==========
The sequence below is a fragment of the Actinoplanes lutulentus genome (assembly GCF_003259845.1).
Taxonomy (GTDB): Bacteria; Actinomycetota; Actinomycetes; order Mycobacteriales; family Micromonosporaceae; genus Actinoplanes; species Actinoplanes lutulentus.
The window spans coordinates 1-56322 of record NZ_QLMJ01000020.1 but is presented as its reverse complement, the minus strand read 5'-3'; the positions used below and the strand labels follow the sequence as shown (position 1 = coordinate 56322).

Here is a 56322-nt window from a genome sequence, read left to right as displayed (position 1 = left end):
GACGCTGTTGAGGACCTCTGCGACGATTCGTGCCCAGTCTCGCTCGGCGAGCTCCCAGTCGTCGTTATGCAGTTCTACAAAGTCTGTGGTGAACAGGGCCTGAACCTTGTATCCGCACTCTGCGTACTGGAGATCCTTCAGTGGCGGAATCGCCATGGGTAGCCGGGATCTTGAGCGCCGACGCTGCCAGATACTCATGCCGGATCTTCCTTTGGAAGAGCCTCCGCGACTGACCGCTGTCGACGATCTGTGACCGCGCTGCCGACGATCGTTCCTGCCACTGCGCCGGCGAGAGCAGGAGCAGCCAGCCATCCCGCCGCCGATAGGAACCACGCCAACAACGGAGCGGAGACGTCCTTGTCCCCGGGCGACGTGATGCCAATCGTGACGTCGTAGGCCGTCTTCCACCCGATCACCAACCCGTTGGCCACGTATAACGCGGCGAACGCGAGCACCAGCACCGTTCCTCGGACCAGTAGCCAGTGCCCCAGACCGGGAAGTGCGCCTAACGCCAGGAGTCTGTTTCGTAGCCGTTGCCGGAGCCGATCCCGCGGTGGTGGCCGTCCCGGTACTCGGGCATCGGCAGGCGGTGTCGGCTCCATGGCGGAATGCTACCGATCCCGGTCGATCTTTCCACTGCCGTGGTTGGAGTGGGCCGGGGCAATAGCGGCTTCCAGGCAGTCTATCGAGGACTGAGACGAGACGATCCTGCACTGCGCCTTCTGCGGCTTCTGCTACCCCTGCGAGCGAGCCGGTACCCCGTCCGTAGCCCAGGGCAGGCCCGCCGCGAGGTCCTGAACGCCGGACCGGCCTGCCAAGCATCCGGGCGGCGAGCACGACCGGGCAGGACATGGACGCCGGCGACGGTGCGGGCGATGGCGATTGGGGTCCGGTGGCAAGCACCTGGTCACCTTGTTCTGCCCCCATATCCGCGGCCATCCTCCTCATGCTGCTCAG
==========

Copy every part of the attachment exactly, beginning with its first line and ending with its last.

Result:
The sequence below is a fragment of the Actinoplanes lutulentus genome (assembly GCF_003259845.1).
Taxonomy (GTDB): Bacteria; Actinomycetota; Actinomycetes; order Mycobacteriales; family Micromonosporaceae; genus Actinoplanes; species Actinoplanes lutulentus.
The window spans coordinates 1-56322 of record NZ_QLMJ01000020.1 but is presented as its reverse complement, the minus strand read 5'-3'; the positions used below and the strand labels follow the sequence as shown (position 1 = coordinate 56322).

Here is a 56322-nt window from a genome sequence, read left to right as displayed (position 1 = left end):
GACGCTGTTGAGGACCTCTGCGACGATTCGTGCCCAGTCTCGCTCGGCGAGCTCCCAGTCGTCGTTATGCAGTTCTACAAAGTCTGTGGTGAACAGGGCCTGAACCTTGTATCCGCACTCTGCGTACTGGAGATCCTTCAGTGGCGGAATCGCCATGGGTAGCCGGGATCTTGAGCGCCGACGCTGCCAGATACTCATGCCGGATCTTCCTTTGGAAGAGCCTCCGCGACTGACCGCTGTCGACGATCTGTGACCGCGCTGCCGACGATCGTTCCTGCCACTGCGCCGGCGAGAGCAGGAGCAGCCAGCCATCCCGCCGCCGATAGGAACCACGCCAACAACGGAGCGGAGACGTCCTTGTCCCCGGGCGACGTGATGCCAATCGTGACGTCGTAGGCCGTCTTCCACCCGATCACCAACCCGTTGGCCACGTATAACGCGGCGAACGCGAGCACCAGCACCGTTCCTCGGACCAGTAGCCAGTGCCCCAGACCGGGAAGTGCGCCTAACGCCAGGAGTCTGTTTCGTAGCCGTTGCCGGAGCCGATCCCGCGGTGGTGGCCGTCCCGGTACTCGGGCATCGGCAGGCGGTGTCGGCTCCATGGCGGAATGCTACCGATCCCGGTCGATCTTTCCACTGCCGTGGTTGGAGTGGGCCGGGGCAATAGCGGCTTCCAGGCAGTCTATCGAGGACTGAGACGAGACGATCCTGCACTGCGCCTTCTGCGGCTTCTGCTACCCCTGCGAGCGAGCCGGTACCCCGTCCGTAGCCCAGGGCAGGCCCGCCGCGAGGTCCTGAACGCCGGACCGGCCTGCCAAGCATCCGGGCGGCGAGCACGACCGGGCAGGACATGGACGCCGGCGACGGTGCGGGCGATGGCGATTGGGGTCCGGTGGCAAGCACCTGGTCACCTTGTTCTGCCCCCATATCCGCGGCCATCCTCCTCATGCTGCTCAG